Mysterious 'spike' in dead whales washing up on beaches has experts worried

Over the last six weeks, a number of dead fin whales have been washed up on the beaches on the western shores of France.

While the occasional whale carcass is to be expected, there has been a noticeable ‘spike’ that has experts concerned.

The whales are all fin whales – the second largest in the ocean after the blue whale – and have no apparent cause of death.

In total, six have been found over the last month and a half, none with any form of external collision that could indicate a fight or a run-in with a shipping boat. All six whales have appeared malnourished and shown signs of haemorrhaging in the cardiac and respiratory systems.

Marine biologists have now used a mechanical digger and long knives to dissect one of the whales and take samples. They hope to uncover the mystery of why these whales are dying.

One theory is the whales could be suffering from a potential virus pathogen.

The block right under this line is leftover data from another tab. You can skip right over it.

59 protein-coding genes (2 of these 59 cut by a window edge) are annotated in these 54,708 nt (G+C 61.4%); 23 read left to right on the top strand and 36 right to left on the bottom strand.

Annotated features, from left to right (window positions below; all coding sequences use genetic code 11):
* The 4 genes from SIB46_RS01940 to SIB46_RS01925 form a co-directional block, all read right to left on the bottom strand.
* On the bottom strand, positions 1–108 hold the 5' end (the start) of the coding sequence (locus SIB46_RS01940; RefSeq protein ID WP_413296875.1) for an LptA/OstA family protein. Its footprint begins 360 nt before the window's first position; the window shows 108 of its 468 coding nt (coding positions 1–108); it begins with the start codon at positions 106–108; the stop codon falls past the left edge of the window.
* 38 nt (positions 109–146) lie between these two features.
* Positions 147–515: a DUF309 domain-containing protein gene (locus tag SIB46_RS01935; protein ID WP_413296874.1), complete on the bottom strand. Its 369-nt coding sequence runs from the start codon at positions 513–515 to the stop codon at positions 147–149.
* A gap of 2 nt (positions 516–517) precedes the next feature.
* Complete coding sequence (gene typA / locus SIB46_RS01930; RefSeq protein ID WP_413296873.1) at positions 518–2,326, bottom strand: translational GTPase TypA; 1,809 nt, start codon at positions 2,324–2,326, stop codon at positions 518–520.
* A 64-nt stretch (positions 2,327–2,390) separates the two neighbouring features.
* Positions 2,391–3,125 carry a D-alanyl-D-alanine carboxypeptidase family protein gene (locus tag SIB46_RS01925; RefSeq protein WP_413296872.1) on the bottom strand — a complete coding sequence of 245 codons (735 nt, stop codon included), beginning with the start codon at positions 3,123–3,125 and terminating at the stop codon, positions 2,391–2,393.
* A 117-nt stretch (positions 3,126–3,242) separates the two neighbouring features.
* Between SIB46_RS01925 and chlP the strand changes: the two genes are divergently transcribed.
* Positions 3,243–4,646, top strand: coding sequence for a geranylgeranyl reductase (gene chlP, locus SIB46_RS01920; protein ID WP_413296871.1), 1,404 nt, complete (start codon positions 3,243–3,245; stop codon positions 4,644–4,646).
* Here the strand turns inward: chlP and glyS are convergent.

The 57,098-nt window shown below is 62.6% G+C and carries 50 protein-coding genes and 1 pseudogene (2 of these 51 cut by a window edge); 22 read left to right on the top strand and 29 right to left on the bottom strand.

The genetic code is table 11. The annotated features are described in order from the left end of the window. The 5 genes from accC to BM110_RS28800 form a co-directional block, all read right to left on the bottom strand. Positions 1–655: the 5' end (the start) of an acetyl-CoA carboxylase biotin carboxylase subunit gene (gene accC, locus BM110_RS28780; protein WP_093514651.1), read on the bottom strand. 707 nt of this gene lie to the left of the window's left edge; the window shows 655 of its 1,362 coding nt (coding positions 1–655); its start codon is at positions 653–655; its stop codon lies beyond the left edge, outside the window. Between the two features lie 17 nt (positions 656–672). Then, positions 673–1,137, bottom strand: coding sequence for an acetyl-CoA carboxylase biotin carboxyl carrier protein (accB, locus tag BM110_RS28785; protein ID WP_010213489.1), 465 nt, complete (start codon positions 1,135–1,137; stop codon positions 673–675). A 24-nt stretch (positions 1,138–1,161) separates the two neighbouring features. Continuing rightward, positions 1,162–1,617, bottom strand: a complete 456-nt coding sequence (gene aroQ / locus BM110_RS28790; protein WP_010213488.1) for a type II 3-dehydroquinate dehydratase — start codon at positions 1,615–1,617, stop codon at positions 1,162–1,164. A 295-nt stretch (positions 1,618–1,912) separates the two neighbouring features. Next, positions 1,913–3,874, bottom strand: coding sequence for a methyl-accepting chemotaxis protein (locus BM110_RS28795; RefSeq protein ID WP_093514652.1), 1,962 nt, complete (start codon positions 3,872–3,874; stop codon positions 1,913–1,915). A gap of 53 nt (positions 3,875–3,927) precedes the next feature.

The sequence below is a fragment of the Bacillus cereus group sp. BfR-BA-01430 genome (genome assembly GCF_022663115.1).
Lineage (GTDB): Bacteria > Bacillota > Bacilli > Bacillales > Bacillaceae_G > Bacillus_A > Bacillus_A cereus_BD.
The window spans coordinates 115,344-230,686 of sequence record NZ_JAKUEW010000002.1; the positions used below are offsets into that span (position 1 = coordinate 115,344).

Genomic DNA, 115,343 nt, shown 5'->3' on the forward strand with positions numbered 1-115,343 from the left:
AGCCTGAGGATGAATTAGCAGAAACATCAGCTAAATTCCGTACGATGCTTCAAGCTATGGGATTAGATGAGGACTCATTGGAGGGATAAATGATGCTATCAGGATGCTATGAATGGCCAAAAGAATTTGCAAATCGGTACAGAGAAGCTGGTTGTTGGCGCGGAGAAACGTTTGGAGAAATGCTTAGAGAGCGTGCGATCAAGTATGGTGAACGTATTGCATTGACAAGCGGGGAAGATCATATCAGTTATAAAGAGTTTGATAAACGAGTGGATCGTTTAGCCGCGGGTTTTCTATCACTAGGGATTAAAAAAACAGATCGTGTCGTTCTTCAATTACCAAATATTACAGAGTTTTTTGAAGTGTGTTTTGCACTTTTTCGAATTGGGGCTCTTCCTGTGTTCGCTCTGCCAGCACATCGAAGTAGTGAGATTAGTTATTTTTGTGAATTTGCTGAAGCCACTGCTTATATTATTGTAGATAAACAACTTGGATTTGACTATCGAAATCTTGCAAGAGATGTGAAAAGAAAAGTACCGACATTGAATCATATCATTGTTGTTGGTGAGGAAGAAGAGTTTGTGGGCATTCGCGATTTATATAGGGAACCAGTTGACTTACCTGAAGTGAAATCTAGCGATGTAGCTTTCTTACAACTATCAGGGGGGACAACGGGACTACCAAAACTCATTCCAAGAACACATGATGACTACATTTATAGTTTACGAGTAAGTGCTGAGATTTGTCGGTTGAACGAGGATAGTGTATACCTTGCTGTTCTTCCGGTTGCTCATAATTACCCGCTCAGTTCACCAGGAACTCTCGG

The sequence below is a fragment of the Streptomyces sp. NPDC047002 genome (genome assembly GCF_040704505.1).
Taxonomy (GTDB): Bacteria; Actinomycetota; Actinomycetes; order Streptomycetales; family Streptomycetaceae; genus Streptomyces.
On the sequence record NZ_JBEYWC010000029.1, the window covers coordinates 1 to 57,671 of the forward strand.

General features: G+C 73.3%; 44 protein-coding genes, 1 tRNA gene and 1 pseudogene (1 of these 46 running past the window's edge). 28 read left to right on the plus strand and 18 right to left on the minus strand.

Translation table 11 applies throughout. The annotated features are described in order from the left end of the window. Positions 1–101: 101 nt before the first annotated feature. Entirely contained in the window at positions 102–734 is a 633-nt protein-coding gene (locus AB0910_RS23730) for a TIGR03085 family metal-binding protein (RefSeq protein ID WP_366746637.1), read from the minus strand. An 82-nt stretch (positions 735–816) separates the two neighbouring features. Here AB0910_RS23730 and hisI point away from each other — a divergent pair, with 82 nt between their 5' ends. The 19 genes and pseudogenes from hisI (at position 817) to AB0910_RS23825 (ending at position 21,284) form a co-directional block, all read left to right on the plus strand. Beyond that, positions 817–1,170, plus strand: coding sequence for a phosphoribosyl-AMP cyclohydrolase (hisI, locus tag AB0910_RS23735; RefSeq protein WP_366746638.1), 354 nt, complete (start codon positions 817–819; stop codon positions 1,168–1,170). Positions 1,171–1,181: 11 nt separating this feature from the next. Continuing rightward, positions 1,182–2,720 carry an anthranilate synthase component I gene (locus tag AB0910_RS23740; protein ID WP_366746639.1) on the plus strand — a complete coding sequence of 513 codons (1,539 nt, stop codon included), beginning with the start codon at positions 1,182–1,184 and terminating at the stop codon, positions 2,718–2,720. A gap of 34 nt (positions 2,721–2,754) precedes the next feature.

In an average year, there may be between three and ten whales washing up on France’s beaches, scientists said.

‘We have what is almost an epidemic or, at any rate, an abnormal spike in deaths,’ Willy Dabin, a researcher from the Pelagis Observatory working on the corpse, told Reuters news agency.

‘The question lurking in the background is: Are humans a contributing factor in their capacity to upset the environment? Either by impacting food availability or polluting the living environment, which could leave the whales more vulnerable to disease.’

Officials have put guards near the latest carcass, which washed ashore near Saint-Hilaire-de-Riez at the weekend. It measured nearly 16 metres long and weighs around ten tonnes.

In February this year, a similarly stricken fin whale died on a beach in Cornwall.

The creature – which reportedly looked like it had not eaten in some time – was initially spotted swimming at a privately-owned cove on Valentine’s Day. It’s believed that it crushed its own internal organs while thrashing around on the rocks due to its immense size.

Julia Cable, national coordinator at British Divers Marine Life Rescue (BDMLR), confirmed the creature was a fin whale, the second largest whale on the planet which normally lives in the Gulf of California, the Coral Triangle or the Arctic.

Ms Cable said: ‘We don’t get them in our waters. I can’t remember the last time one was recorded down here. It is really really thin so it’s likely it hasn’t eaten for some time.’

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